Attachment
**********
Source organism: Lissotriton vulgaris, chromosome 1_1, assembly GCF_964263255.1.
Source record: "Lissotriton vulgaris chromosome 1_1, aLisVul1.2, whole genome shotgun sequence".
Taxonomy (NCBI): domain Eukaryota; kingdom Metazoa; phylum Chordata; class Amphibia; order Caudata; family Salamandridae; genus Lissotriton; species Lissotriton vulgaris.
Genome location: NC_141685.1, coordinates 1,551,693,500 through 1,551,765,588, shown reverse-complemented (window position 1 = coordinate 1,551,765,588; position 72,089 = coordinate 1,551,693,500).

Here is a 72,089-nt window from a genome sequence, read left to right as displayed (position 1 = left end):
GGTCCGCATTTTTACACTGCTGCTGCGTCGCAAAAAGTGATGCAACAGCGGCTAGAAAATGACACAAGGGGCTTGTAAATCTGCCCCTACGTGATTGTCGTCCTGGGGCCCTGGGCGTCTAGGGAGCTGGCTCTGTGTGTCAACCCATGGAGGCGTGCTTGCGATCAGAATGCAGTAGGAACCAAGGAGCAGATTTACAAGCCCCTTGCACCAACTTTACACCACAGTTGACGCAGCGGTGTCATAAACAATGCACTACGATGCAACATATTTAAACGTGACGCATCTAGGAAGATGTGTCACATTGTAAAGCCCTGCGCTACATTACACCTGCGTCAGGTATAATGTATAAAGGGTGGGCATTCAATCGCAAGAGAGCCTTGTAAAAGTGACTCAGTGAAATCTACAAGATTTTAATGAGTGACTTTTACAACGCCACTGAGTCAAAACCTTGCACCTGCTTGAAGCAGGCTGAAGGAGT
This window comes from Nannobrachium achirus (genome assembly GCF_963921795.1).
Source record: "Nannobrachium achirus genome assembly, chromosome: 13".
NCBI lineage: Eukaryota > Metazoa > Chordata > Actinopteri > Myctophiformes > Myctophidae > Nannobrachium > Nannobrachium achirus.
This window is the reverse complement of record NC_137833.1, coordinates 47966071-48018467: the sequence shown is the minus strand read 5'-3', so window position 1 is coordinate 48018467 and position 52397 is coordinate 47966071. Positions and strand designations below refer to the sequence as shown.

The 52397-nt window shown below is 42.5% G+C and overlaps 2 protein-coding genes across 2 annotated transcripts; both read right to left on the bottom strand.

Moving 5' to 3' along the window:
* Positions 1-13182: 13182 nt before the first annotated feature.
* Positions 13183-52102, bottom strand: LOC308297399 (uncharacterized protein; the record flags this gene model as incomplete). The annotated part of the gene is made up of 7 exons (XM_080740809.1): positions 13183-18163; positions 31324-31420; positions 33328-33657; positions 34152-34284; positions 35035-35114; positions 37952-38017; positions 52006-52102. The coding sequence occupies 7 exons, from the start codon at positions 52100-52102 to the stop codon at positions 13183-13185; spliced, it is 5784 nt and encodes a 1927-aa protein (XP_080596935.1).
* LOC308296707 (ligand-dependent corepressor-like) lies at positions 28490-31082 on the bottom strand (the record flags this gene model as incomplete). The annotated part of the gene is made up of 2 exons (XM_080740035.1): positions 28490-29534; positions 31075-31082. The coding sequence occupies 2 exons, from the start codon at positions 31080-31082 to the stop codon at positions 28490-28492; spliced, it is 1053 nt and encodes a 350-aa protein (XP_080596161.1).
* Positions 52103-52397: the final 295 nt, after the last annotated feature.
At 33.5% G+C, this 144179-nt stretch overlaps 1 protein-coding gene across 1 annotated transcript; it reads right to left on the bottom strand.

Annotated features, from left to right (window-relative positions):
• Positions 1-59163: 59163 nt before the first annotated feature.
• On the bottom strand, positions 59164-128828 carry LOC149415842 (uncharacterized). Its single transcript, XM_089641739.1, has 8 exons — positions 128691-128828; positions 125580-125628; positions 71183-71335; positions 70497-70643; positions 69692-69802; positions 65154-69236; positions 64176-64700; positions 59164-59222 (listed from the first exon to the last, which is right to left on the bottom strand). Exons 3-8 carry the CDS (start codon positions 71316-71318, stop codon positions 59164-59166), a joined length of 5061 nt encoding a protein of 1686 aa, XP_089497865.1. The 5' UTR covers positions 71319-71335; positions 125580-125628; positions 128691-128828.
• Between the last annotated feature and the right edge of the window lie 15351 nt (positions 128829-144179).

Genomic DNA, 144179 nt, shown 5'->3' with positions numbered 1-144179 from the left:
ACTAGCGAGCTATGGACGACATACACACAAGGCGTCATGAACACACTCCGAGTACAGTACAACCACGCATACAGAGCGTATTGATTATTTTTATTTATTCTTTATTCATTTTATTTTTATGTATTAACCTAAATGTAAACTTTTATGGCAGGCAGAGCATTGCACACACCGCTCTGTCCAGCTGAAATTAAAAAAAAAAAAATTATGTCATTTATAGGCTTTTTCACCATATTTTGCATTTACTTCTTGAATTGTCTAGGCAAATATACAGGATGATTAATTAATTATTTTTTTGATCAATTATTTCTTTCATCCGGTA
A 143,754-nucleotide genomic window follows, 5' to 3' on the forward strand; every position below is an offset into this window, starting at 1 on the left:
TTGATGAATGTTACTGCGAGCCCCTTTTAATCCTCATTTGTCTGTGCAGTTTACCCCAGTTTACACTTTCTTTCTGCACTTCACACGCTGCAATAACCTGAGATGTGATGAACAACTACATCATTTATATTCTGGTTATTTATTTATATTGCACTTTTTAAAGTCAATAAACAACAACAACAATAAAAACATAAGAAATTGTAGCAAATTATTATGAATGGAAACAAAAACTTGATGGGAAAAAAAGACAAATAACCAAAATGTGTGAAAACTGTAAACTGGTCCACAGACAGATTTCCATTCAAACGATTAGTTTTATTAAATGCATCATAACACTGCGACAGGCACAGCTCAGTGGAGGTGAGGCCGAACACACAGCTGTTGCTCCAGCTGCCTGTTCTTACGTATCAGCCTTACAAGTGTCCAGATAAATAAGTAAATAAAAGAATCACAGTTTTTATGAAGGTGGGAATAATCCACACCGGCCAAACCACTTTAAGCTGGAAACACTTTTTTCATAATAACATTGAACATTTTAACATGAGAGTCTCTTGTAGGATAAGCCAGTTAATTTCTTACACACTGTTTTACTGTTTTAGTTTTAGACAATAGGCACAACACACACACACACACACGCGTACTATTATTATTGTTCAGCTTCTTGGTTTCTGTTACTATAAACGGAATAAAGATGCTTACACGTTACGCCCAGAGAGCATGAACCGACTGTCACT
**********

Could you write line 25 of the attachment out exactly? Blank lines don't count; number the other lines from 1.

TTGATGAATGTTACTGCGAGCCCCTTTTAATCCTCATTTGTCTGTGCAGTTTACCCCAGTTTACACTTTCTTTCTGCACTTCACACGCTGCAATAACCTGAGATGTGATGAACAACTACATCATTTATATTCTGGTTATTTATTTATATTGCACTTTTTAAAGTCAATAAACAACAACAACAATAAAAACATAAGAAATTGTAGCAAATTATTATGAATGGAAACAAAAACTTGATGGGAAAAAAAGACAAATAACCAAAATGTGTGAAAACTGTAAACTGGTCCACAGACAGATTTCCATTCAAACGATTAGTTTTATTAAATGCATCATAACACTGCGACAGGCACAGCTCAGTGGAGGTGAGGCCGAACACACAGCTGTTGCTCCAGCTGCCTGTTCTTACGTATCAGCCTTACAAGTGTCCAGATAAATAAGTAAATAAAAGAATCACAGTTTTTATGAAGGTGGGAATAATCCACACCGGCCAAACCACTTTAAGCTGGAAACACTTTTTTCATAATAACATTGAACATTTTAACATGAGAGTCTCTTGTAGGATAAGCCAGTTAATTTCTTACACACTGTTTTACTGTTTTAGTTTTAGACAATAGGCACAACACACACACACACACACGCGTACTATTATTATTGTTCAGCTTCTTGGTTTCTGTTACTATAAACGGAATAAAGATGCTTACACGTTACGCCCAGAGAGCATGAACCGACTGTCACT